Organised by members of the local Labour Party, the protest met in Bowen Square before heading down Sheaf Street and Brook Street to end by the Eastern Way playing field. The leader of the Labour opposition group on Daventry District Council addressed the march in Bowen Square. She said: “They talk about a new development in town, but we want the town to be revitalised. Little shops are talking to me – they say they’re at risk of going bust, that footfall in the town is falling. They fear spending money on this new ‘centre’ on Eastern Way will mean fewer people coming to the High Street and Sheaf Street. You should be expecting your councillors to be standing up on the district council. They should be standing up and voting against the canal because that is what their electorate want. But does that happen? No.”
The group of around 120 people headed off chanting ‘Say no to the canal – it’s a waste of money’.
Opponents of the canal proposals say that the district council has spent too much so far on the plans, and will spend even more in future, and that money could be better spent on rejuvenating the existing town centre.
Ian Lane, CRT's West Midlands Waterways Manager has made contact to explain the reasons for the Dudley No 2 closure at High Bridge. Apparently a scissor lift was stolen from a local construction site but the culprits appeared to have lost control of it on the narrow towpath and it tipped in to the water. This location is in a very deep cutting with limited access to vehicles so recovery was not straightforward. Fortunately a solution was worked out and the navigation is now open.
Photo: Navigation blocked at High Bridge
Photo: Blockage removed
Help raise money for canal restoration and have fun by going along to the Driffield Navigation Amenities Association Canal Festival on Saturday 7th and Sunday 8th May at North Frodingham Landing. There will be boat trips, a duck race, food and drink and a pub night with entertainment.
Last year CRT's North Wales & Borders area was chosen for an initial trial of introducing recycling facilities to the waterways. The compounds being included so far have separate bins for general waste, for mixed glass and for dry mixed recycling which includes paper, cardboard, plastic bottles, hard plastics, aluminium and steel cans. An important factor is that any plastic bags, even ones used to transport the recycling, must be put in the general waste. If any plastic bags are found in the recycling the load will be considered contaminated and CRT will incur extra costs. All food waste must continue to go in the general waste bins and items like electrical appliances, engine oil, diesel fuel, used batteries must be disposed of at a council run household waste centre. IWA understands that these recycling facilities will be rolled out nationwide during this year but the timetable of this is not known at the moment.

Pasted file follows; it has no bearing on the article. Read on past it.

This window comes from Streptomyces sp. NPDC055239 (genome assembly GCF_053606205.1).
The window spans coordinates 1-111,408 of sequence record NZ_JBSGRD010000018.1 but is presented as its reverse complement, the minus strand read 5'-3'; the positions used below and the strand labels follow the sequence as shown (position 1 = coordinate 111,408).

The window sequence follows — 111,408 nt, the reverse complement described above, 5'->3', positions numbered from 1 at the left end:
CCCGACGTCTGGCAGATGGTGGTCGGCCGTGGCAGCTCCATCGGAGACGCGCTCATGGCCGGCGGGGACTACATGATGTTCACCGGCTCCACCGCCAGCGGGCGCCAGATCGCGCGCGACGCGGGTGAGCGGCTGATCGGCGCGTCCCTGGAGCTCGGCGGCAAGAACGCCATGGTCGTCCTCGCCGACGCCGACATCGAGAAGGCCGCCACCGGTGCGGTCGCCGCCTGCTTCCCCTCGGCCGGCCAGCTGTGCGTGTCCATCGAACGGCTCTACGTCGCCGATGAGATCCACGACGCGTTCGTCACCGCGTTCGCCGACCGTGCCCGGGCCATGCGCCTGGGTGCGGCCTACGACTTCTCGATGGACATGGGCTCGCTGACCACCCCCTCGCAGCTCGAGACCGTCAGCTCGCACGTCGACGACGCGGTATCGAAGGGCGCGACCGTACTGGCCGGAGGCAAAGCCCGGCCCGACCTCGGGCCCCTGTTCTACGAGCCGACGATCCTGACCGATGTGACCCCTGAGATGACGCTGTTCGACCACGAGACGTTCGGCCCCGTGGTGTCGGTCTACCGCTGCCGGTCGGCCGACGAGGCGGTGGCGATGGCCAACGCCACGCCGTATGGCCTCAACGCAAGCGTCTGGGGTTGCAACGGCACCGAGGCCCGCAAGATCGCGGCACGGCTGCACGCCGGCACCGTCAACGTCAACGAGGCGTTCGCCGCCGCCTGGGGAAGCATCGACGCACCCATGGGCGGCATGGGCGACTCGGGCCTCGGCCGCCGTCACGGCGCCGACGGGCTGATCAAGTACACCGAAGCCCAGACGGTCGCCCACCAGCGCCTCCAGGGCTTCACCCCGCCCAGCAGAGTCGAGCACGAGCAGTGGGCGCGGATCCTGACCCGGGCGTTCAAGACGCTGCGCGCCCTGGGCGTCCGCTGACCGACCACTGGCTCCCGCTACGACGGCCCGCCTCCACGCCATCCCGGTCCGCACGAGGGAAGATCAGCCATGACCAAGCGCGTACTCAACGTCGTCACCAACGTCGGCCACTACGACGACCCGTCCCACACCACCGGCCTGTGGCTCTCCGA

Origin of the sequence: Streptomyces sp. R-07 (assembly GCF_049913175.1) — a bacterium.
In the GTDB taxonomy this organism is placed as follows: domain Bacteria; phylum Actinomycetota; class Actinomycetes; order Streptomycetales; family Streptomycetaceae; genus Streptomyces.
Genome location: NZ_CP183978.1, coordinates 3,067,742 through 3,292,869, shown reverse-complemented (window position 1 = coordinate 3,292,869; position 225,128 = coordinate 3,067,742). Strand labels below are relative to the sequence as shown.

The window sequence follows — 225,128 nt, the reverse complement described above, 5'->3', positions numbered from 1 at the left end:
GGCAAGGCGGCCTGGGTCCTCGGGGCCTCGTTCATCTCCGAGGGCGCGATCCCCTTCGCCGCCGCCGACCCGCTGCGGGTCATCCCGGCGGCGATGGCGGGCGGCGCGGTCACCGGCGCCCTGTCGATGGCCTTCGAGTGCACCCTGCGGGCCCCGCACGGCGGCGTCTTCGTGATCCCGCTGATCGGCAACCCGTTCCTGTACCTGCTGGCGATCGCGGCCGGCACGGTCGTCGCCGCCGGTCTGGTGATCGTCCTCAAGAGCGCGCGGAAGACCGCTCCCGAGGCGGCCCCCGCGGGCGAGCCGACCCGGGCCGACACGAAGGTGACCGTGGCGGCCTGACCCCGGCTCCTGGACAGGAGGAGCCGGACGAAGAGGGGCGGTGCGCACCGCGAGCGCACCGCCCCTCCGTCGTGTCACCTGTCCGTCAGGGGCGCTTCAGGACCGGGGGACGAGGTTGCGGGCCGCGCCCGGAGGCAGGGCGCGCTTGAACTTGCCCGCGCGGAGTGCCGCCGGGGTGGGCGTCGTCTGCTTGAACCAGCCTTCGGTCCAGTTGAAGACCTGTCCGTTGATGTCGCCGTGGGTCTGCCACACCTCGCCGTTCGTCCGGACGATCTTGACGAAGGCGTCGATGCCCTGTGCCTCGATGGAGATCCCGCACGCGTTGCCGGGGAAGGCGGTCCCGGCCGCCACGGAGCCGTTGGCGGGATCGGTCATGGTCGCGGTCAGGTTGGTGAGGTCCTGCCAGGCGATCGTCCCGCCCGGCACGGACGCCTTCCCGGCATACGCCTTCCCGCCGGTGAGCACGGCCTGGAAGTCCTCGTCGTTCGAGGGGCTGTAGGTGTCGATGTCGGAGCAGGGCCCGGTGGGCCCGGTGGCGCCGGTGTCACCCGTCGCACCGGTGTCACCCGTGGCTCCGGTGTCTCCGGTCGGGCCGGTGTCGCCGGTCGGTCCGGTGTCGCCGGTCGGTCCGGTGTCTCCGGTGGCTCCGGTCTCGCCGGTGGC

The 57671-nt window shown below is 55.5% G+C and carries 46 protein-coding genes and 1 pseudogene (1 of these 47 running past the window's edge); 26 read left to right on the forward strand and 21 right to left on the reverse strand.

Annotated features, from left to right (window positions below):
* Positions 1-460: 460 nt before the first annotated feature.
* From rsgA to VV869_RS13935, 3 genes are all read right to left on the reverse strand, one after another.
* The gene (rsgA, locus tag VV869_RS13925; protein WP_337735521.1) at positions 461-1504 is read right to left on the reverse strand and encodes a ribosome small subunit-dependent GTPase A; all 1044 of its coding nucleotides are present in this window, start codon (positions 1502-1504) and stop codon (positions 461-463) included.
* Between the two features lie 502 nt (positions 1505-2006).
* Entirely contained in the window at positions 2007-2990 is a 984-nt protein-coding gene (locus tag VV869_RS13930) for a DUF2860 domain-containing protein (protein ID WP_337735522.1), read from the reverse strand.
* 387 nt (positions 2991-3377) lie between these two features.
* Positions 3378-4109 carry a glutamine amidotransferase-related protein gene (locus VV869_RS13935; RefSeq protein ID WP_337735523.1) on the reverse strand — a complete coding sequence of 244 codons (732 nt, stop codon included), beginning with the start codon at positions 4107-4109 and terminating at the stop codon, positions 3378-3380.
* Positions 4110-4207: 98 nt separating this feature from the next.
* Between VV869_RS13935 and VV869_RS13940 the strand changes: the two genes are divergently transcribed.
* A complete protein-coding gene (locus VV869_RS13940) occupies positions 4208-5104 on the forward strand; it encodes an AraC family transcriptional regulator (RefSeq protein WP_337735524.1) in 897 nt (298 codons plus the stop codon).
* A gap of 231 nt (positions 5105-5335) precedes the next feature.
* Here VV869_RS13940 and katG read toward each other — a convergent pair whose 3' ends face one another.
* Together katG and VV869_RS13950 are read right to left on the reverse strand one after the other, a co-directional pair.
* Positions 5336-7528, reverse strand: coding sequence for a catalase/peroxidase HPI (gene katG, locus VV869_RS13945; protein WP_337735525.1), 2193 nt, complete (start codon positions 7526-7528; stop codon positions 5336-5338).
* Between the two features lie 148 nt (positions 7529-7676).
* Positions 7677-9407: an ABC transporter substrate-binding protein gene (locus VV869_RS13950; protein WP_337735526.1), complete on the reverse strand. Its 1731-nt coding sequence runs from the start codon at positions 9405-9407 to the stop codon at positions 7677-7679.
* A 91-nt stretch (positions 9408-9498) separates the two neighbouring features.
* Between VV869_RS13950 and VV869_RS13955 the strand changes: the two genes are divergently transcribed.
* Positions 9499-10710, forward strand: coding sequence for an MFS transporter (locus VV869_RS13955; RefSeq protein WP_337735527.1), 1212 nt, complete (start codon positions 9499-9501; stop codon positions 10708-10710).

Photo: The shape of things to come - recycling on the CRT system
CLESSE INDUSTRIES, manufacturer of LP gas regulator brand Novacomet issues an immediate product recall on LPG regulator product family BP1803. Used with propane and butane LPG cylinders, the recall involves all directly cylinder mounted, wall mounted single cylinder and two cylinder manual changeover versions manufactured between June 2010 and September 2015. Using the identification process, if your regulators are part of the recall, used for outdoor applications and fall within the specified dates, please register your details using one of the methods indicated below. If you are unsure how to identify your product, please visit the Clesse website or contact their Recall Help Line. Following successful registration and identification, Clesse Industries will process and supply replacement BP1803 regulators free of charge, as well as contribute to the cost of the product exchange that falls within this recall. Recall Help Line: 0800 088 5545.